“What then is my reward? Just this: that in my proclamation I may make the gospel free of charge, so as not to make full use of my rights in the gospel.”
~1 Corinthians 9:18 (NRSV).
The Apostle Paul knew that for him to claim full rights and privileges in the gospel—though the Law would’ve allowed it—would have been high treason to the New Covenant idea, in his context, which was about setting the highest possible example of loving, living sacrifice to the Corinthians and others in his sights and scope.
There is an elusive paradox here.
Although he had every right to claim payment and other ‘entitlements’ for his ministry Paul knew it would not only send the wrong message, but worse, it would denigrate and dilute the power of gospel that was sweeping the First Century world. Paul could not in right conscience let that happen.
Besides, his fight—as he mentions—was for others. This now is the minister’s way; no better example of this is Jesus himself.
So, Paul made tents by day and preached and ministered later in the day and evening for free so many could be saved. Yet, Paul was fighting also for the rights of ministers of the gospel to be fed and supported financially. This is an eternal imperative of the church—to support ministers appropriately to their individual context, to the flavour of their particular God-discerned needs.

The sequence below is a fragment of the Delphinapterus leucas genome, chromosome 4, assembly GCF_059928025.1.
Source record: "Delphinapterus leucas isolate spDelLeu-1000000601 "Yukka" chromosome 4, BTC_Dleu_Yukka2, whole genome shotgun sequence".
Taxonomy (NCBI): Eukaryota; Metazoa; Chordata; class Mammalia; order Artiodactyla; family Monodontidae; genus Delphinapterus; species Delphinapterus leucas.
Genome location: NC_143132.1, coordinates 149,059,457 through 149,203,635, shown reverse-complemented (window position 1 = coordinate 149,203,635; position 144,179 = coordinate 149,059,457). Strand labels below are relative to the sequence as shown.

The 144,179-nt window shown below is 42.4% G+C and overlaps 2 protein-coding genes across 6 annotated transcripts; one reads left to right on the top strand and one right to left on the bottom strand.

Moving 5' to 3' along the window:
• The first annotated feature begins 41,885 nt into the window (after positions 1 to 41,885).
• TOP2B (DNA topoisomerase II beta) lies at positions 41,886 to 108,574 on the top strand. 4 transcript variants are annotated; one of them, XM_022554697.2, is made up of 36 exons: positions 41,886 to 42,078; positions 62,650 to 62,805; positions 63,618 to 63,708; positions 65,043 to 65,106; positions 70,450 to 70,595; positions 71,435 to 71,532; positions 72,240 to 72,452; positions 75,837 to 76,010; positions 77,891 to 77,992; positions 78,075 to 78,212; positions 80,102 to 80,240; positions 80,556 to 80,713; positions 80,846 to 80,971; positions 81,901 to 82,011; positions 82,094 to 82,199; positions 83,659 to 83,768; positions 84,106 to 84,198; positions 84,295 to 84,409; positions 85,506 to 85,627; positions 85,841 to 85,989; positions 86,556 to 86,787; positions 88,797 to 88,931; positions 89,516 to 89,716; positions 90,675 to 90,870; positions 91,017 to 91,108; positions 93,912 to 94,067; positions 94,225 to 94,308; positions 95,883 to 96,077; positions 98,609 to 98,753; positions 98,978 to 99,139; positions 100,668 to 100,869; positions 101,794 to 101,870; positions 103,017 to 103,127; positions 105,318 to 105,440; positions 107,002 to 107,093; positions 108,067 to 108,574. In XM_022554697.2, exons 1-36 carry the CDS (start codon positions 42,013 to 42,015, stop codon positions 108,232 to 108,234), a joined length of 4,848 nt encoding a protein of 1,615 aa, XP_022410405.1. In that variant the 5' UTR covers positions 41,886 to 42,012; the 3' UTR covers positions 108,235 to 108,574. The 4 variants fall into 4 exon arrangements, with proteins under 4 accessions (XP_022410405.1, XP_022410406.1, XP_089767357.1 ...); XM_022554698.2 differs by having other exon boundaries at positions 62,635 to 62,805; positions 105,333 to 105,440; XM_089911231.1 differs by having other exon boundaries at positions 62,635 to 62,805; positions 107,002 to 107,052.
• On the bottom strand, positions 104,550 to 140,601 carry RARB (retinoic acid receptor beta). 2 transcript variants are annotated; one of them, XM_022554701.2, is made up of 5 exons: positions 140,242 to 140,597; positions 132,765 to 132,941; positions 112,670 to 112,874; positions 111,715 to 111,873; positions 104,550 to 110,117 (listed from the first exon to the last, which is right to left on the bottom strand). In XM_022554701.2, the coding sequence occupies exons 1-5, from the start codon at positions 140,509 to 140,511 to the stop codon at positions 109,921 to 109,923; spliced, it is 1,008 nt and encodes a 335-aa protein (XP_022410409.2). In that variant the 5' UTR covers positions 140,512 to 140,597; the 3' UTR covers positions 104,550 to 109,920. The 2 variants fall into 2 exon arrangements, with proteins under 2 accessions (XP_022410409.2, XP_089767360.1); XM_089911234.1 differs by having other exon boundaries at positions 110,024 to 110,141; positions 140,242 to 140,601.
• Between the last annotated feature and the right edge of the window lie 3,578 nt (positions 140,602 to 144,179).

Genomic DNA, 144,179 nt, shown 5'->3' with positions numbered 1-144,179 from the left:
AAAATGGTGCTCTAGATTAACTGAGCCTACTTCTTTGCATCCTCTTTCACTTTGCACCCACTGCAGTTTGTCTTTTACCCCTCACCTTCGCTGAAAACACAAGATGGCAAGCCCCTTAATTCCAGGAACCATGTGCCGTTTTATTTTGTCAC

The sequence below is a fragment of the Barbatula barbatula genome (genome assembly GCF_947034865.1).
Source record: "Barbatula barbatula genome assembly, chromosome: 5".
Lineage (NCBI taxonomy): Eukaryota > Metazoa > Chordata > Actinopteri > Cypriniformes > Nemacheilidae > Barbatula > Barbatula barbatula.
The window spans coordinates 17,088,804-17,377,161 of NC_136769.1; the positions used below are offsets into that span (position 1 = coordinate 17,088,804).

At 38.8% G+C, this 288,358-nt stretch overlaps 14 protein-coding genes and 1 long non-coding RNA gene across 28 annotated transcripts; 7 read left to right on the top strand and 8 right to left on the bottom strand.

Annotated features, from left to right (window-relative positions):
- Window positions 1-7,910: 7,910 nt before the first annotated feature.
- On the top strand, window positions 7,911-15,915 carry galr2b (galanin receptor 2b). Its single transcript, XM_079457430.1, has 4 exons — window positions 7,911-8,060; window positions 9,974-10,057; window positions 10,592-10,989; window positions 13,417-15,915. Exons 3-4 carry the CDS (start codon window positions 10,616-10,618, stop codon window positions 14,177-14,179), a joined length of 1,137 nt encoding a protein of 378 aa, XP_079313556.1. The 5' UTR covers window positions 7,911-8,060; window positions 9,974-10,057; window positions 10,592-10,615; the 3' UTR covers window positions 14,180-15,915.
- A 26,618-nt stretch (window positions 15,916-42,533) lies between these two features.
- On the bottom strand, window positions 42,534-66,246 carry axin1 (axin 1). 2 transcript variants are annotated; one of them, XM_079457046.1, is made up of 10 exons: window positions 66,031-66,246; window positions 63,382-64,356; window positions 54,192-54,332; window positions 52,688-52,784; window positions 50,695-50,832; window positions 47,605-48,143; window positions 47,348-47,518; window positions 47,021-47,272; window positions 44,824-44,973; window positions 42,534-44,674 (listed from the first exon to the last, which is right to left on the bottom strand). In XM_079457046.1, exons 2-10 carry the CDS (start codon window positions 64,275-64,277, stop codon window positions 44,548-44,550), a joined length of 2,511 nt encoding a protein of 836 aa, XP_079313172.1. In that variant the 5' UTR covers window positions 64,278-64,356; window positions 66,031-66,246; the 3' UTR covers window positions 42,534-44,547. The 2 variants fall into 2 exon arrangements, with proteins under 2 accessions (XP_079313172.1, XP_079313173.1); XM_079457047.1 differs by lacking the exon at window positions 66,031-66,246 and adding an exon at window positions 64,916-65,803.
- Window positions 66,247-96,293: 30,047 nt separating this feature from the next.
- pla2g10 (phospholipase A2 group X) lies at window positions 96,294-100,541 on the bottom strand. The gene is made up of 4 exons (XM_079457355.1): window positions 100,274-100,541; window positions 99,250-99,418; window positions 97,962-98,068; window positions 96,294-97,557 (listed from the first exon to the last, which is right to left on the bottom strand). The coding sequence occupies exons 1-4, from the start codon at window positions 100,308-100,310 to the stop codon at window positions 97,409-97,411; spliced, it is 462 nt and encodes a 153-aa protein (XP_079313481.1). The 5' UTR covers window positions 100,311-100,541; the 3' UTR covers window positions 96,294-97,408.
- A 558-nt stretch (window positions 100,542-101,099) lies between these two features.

The Personal Relevance
Paul had a remarkably simple formula, but one that had some very complex consequences for himself, personally. This simple formula ensured that money and income were not blockers for him in getting the gospel message out. Imagine if Paul had even a slightly different approach, seeking payment. For all else he offered, what a poor example of leadership he could have been seen as in stopping short of being beyond reproach.
It’s no different for us. Pastors naturally want to minister fulltime with plenty of study time thrown in so they can develop and grow—and a generally stress-free time of it wherever possible. They also don’t want their families to suffer lack. Missionaries have similar needs for their families to be looked after, and for decent furlough arrangements. Christian musicians and writers want to record their music and write books and sell sufficient copies to afford to play or write fulltime. But, who will pay when we don’t have a ‘payable’ ministry to speak of? And even if we do, is there the funding to go around?
“Funding” seems in some ways to be a bit of a red herring. It distracts us from the real issue—that of the gospel and its preaching.
It is better to start from where we are, not expecting any support other than what support we already have access to. If we’re fortunate to have a day job like Paul, something that pays us for the privilege of ministering at other times, we are positioned to both serve and praise God.
God is not releasing many into ministry such that our day jobs will be improved or changed into ministry opportunities or better ones, though that may still happen for some. We should wish them the best and resist envying them as much as we can.
Very simply we are positioned to minister from where we are, and in ways that makes, and keeps making, the gospel free and accessible to all. It’s a tradition as old as Paul.
© 2010 S. J. Wickham.